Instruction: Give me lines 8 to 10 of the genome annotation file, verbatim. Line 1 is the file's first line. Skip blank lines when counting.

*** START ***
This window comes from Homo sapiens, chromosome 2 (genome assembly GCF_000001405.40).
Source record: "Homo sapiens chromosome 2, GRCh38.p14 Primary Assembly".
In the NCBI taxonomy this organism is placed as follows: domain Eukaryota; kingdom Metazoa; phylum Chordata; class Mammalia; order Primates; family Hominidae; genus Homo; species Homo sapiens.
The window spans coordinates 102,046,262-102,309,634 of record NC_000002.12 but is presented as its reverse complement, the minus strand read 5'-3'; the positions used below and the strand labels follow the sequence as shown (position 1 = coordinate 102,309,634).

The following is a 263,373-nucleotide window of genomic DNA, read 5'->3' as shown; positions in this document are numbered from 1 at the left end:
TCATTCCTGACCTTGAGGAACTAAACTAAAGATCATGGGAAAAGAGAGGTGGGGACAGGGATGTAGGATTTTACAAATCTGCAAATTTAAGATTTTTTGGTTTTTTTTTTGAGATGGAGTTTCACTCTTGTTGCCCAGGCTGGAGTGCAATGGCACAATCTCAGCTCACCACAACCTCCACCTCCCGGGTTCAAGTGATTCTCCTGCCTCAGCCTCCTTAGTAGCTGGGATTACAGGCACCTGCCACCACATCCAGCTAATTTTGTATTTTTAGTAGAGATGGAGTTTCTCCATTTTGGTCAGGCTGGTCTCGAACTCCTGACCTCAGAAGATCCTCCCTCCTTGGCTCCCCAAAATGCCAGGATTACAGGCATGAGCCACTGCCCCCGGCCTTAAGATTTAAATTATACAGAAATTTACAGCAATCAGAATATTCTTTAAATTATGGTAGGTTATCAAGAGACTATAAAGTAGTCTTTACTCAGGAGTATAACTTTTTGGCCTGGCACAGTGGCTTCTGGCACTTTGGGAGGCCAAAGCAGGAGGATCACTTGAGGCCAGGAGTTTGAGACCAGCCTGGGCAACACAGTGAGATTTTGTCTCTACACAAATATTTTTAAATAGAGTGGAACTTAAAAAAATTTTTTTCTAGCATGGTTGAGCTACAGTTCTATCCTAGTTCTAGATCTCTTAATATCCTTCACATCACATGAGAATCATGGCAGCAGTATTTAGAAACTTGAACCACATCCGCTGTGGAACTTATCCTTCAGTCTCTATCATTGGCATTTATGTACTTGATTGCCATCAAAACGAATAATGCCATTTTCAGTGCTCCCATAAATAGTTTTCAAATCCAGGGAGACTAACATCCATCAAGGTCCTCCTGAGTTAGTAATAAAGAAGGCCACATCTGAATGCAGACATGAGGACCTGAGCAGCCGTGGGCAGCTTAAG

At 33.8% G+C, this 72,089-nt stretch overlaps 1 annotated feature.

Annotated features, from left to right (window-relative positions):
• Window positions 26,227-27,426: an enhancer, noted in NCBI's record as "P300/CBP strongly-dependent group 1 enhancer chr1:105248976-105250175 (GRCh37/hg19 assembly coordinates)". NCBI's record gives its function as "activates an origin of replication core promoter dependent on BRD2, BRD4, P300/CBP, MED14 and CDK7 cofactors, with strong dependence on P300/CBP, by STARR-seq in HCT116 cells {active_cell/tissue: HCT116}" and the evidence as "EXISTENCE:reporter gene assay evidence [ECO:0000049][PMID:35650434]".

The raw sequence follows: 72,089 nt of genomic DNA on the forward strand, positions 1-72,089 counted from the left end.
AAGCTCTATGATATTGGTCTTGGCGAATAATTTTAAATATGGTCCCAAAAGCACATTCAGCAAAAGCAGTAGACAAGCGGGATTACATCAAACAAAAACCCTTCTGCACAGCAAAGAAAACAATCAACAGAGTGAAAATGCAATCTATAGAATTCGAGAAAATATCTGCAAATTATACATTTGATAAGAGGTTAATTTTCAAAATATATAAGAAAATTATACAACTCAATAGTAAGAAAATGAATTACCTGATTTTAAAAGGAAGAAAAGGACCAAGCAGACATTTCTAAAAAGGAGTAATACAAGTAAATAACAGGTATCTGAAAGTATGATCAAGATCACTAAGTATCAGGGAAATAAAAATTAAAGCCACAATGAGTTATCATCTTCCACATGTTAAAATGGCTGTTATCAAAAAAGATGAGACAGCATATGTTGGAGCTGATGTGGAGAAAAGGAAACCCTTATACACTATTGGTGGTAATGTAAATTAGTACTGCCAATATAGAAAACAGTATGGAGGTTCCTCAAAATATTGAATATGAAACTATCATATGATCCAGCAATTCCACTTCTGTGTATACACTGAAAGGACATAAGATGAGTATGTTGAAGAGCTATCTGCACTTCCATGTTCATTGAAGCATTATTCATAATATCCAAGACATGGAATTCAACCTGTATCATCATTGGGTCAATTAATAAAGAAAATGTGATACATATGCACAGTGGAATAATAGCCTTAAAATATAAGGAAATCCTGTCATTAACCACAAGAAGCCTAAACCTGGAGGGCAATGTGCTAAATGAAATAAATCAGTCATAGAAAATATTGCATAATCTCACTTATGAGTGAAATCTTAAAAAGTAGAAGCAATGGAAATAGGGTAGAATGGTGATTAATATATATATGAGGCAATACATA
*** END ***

Annotated features, from left to right (window-relative positions):
• Window positions 26,227-27,426: an enhancer, noted in NCBI's record as "P300/CBP strongly-dependent group 1 enhancer chr1:105248976-105250175 (GRCh37/hg19 assembly coordinates)". NCBI's record gives its function as "activates an origin of replication core promoter dependent on BRD2, BRD4, P300/CBP, MED14 and CDK7 cofactors, with strong dependence on P300/CBP, by STARR-seq in HCT116 cells {active_cell/tissue: HCT116}" and the evidence as "EXISTENCE:reporter gene assay evidence [ECO:0000049][PMID:35650434]".

The raw sequence follows: 72,089 nt of genomic DNA on the forward strand, positions 1-72,089 counted from the left end.